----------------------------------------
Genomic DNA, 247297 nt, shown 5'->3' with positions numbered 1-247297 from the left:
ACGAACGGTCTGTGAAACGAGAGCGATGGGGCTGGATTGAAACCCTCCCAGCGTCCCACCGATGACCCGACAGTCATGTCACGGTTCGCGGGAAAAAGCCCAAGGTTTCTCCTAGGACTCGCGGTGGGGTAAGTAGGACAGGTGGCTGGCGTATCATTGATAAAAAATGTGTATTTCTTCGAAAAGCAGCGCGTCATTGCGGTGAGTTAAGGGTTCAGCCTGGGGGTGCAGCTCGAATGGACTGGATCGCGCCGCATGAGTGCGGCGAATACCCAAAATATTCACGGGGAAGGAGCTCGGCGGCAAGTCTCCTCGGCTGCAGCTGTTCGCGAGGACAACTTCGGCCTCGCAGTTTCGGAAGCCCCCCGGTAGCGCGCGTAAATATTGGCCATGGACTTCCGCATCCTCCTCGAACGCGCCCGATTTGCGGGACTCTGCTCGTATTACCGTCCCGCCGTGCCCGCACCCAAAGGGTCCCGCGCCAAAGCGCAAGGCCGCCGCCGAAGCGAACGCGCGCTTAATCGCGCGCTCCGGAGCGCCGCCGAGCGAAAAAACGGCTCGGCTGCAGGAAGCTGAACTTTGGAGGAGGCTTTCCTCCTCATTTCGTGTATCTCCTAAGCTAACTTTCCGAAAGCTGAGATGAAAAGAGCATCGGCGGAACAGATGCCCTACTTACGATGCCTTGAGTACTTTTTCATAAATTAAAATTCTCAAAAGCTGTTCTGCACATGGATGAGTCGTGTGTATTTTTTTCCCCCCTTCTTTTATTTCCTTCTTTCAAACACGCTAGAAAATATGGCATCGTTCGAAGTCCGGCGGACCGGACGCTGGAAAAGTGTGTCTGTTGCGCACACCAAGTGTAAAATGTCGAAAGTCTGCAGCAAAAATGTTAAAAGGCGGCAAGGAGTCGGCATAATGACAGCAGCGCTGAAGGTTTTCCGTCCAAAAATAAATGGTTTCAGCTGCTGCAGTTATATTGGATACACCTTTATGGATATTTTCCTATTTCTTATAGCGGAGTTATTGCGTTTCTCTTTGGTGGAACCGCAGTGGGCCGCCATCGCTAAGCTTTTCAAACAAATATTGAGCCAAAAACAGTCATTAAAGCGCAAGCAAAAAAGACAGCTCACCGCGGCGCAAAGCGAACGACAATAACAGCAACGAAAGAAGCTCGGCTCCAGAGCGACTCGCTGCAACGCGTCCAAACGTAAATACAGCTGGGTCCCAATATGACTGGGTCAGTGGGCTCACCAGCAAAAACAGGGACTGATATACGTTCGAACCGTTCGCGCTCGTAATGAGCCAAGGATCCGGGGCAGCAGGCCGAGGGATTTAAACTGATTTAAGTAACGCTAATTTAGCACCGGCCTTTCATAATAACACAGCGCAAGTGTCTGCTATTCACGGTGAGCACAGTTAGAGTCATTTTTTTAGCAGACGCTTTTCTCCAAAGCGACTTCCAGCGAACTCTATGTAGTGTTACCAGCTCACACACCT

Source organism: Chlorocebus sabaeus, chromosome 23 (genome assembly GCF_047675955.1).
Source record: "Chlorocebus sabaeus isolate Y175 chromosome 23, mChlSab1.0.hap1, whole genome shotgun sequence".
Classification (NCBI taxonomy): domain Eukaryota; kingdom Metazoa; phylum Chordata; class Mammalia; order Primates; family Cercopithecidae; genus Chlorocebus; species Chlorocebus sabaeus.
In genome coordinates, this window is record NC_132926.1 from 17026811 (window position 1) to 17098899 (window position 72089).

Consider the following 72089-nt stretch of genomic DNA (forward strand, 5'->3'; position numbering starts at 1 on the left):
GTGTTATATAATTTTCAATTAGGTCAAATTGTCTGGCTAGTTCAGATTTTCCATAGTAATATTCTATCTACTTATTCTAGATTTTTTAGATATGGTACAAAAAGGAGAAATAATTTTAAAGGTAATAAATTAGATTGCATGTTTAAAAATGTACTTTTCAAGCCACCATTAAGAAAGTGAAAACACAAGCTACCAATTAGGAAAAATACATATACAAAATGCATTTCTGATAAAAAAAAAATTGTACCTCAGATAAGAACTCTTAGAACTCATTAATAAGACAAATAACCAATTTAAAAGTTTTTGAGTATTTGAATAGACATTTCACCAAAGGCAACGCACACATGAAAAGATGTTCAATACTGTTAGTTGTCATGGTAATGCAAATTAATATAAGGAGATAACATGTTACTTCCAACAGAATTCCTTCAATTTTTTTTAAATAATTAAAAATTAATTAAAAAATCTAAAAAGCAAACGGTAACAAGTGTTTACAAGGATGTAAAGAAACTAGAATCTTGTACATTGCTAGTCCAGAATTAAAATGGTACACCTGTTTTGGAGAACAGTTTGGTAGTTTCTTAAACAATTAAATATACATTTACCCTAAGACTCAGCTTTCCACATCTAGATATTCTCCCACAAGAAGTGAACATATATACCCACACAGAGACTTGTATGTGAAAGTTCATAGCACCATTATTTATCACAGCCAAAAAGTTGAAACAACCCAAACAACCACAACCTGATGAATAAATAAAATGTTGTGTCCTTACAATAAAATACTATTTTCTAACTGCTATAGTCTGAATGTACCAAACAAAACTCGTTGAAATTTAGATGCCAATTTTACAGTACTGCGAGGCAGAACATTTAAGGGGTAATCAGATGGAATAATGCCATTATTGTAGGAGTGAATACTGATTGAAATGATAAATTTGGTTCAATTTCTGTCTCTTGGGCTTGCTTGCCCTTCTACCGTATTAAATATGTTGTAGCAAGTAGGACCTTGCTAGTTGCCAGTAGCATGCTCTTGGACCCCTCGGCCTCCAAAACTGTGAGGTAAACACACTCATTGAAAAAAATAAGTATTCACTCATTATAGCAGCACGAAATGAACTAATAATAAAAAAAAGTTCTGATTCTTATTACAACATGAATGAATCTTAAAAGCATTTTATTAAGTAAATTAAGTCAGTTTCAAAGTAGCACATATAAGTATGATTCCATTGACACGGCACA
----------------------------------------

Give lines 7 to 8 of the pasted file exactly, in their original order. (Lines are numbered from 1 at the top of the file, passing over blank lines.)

Consider the following 72089-nt stretch of genomic DNA (forward strand, 5'->3'; position numbering starts at 1 on the left):
GTGTTATATAATTTTCAATTAGGTCAAATTGTCTGGCTAGTTCAGATTTTCCATAGTAATATTCTATCTACTTATTCTAGATTTTTTAGATATGGTACAAAAAGGAGAAATAATTTTAAAGGTAATAAATTAGATTGCATGTTTAAAAATGTACTTTTCAAGCCACCATTAAGAAAGTGAAAACACAAGCTACCAATTAGGAAAAATACATATACAAAATGCATTTCTGATAAAAAAAAAATTGTACCTCAGATAAGAACTCTTAGAACTCATTAATAAGACAAATAACCAATTTAAAAGTTTTTGAGTATTTGAATAGACATTTCACCAAAGGCAACGCACACATGAAAAGATGTTCAATACTGTTAGTTGTCATGGTAATGCAAATTAATATAAGGAGATAACATGTTACTTCCAACAGAATTCCTTCAATTTTTTTTAAATAATTAAAAATTAATTAAAAAATCTAAAAAGCAAACGGTAACAAGTGTTTACAAGGATGTAAAGAAACTAGAATCTTGTACATTGCTAGTCCAGAATTAAAATGGTACACCTGTTTTGGAGAACAGTTTGGTAGTTTCTTAAACAATTAAATATACATTTACCCTAAGACTCAGCTTTCCACATCTAGATATTCTCCCACAAGAAGTGAACATATATACCCACACAGAGACTTGTATGTGAAAGTTCATAGCACCATTATTTATCACAGCCAAAAAGTTGAAACAACCCAAACAACCACAACCTGATGAATAAATAAAATGTTGTGTCCTTACAATAAAATACTATTTTCTAACTGCTATAGTCTGAATGTACCAAACAAAACTCGTTGAAATTTAGATGCCAATTTTACAGTACTGCGAGGCAGAACATTTAAGGGGTAATCAGATGGAATAATGCCATTATTGTAGGAGTGAATACTGATTGAAATGATAAATTTGGTTCAATTTCTGTCTCTTGGGCTTGCTTGCCCTTCTACCGTATTAAATATGTTGTAGCAAGTAGGACCTTGCTAGTTGCCAGTAGCATGCTCTTGGACCCCTCGGCCTCCAAAACTGTGAGGTAAACACACTCATTGAAAAAAATAAGTATTCACTCATTATAGCAGCACGAAATGAACTAATAATAAAAAAAAGTTCTGATTCTTATTACAACATGAATGAATCTTAAAAGCATTTTATTAAGTAAATTAAGTCAGTTTCAAAGTAGCACATATAAGTATGATTCCATTGACACGGCACA